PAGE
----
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Cargill pledges to restore 600 billion liters of water by 2030

Cargill is an organization committed to developing and accelerating agriculture solutions that protect and enhance water resources and believes that reliable access to clean water is essential for people and agriculture. Consequently, the company has set new global water targets to achieve sustainable water management in its operations and all priority watersheds by 2030.

To improve access to clean water and to attain its water targets Cargill will do the following:

  • Restore 600 billion liters of water in priority watersheds
  • Reduce 5 million kg of water pollutants in priority watersheds
  • Improve access to safe drinking water in 25 priority watersheds
  • Implement our Water Stewardship program at 81 priority facilities by 2025

CEO for Cargill Dave MacLennan said:

“The world relies on access to clean water, for health, nutrition and economic prosperity. We must find ways to improve water quality and availability in the communities where we live and work, while also advancing the sustainability and efficiencies of our supply chains. We are focusing on the specific challenges faced by local communities and watersheds to accelerate our positive impact.”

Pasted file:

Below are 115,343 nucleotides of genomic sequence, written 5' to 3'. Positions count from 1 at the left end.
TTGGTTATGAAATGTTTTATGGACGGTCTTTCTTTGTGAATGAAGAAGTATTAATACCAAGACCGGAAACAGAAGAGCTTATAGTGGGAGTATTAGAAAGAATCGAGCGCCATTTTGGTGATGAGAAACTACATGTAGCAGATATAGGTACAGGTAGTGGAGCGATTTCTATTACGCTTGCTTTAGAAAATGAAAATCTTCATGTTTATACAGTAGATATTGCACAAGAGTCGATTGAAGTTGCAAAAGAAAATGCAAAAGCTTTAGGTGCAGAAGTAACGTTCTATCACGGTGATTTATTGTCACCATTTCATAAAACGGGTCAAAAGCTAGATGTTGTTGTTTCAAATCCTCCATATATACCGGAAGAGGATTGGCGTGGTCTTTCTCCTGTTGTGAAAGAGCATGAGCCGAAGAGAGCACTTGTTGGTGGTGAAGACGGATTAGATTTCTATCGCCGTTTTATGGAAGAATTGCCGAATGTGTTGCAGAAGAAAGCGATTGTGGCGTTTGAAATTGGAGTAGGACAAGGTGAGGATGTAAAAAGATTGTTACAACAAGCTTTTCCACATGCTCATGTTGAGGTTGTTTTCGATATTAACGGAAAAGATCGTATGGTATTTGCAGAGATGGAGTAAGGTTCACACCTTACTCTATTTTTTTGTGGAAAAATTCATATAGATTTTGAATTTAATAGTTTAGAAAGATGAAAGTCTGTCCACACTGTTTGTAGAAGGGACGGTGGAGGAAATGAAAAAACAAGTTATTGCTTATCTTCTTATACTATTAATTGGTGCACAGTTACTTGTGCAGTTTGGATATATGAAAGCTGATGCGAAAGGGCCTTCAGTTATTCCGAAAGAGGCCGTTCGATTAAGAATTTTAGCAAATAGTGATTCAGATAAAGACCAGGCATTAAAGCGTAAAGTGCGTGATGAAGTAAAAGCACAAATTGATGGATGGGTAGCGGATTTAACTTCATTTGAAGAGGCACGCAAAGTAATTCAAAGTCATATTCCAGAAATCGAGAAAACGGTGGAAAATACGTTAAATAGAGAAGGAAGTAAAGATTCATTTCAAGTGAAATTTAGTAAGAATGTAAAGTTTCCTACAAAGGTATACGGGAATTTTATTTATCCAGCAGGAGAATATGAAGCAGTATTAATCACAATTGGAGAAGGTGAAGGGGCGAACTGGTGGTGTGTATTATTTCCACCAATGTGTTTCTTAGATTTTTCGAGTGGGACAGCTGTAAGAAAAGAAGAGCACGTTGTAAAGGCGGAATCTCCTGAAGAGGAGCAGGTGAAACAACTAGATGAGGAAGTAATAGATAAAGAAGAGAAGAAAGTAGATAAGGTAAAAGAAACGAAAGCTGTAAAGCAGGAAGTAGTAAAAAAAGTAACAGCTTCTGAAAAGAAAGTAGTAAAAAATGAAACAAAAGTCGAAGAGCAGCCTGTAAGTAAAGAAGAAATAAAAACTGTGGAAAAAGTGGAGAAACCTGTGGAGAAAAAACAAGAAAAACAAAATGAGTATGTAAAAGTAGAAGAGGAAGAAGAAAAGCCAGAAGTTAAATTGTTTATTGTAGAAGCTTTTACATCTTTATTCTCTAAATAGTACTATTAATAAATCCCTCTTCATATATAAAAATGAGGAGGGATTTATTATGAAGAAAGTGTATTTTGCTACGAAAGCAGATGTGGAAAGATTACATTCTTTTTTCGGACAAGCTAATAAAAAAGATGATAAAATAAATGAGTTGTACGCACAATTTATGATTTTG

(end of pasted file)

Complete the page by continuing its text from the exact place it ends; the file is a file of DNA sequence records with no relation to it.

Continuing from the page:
Agriculture feeds the world, but it is also a major contributor to global water challenges and greenhouse gas emissions. With approximately 70% of the world’s freshwater being used for agriculture, the organization knows how critical it is to protect and enhance its water-use.

The Ohio State University College of Food, Agricultural and Environmental Sciences (CFAES) is working in  a partnership with Cargill who is also cooperating  with Ohio State Water Quality Extension Associates to engage farmers in implementing regenerative agriculture practices focused on soil health and nutrient management.

The company will also support the formation of a Water Quality Research Consortium to promote applied interdisciplinary on farm research across the state, parts of which have been affected by harmful algal blooms.

MacLennan said:

“When we invest in regenerative agriculture programs that enhance soil health and reduce greenhouse gas emissions, we also improve water quality, increase drought resilience and improve access to clean water. By working across the industry and sharing best practices, we can protect the world’s freshwater resources and help create a resilient, equitable economy with enough clean water for all.”

As a member of the Water Resilience Coalition, the company is committed to working with other companies, governments and communities to reduce global water stress by 2050.

The company’s targets are science-based and were developed in close partnership with the World Resources Institute (WRI).

Sara Walker, Senior Manager, Water Quality & Agriculture at the World Resources Institute (WRI) commented on Cargill’s latest ambition that sets targets specific to the catchment context and severity of the local water challenges:

“WRI applauds this leading approach and believes it will help pave the way for other companies across the world to adopt – and act upon – their own contextual water targets so that we can collectively move the needle on more sustainable water use.”

The company believes that agriculture is how the global food system can become more sustainable. In addition to its global water targets, Cargill’s sustainability efforts focus on land use, climate, farmer prosperity, and food security.

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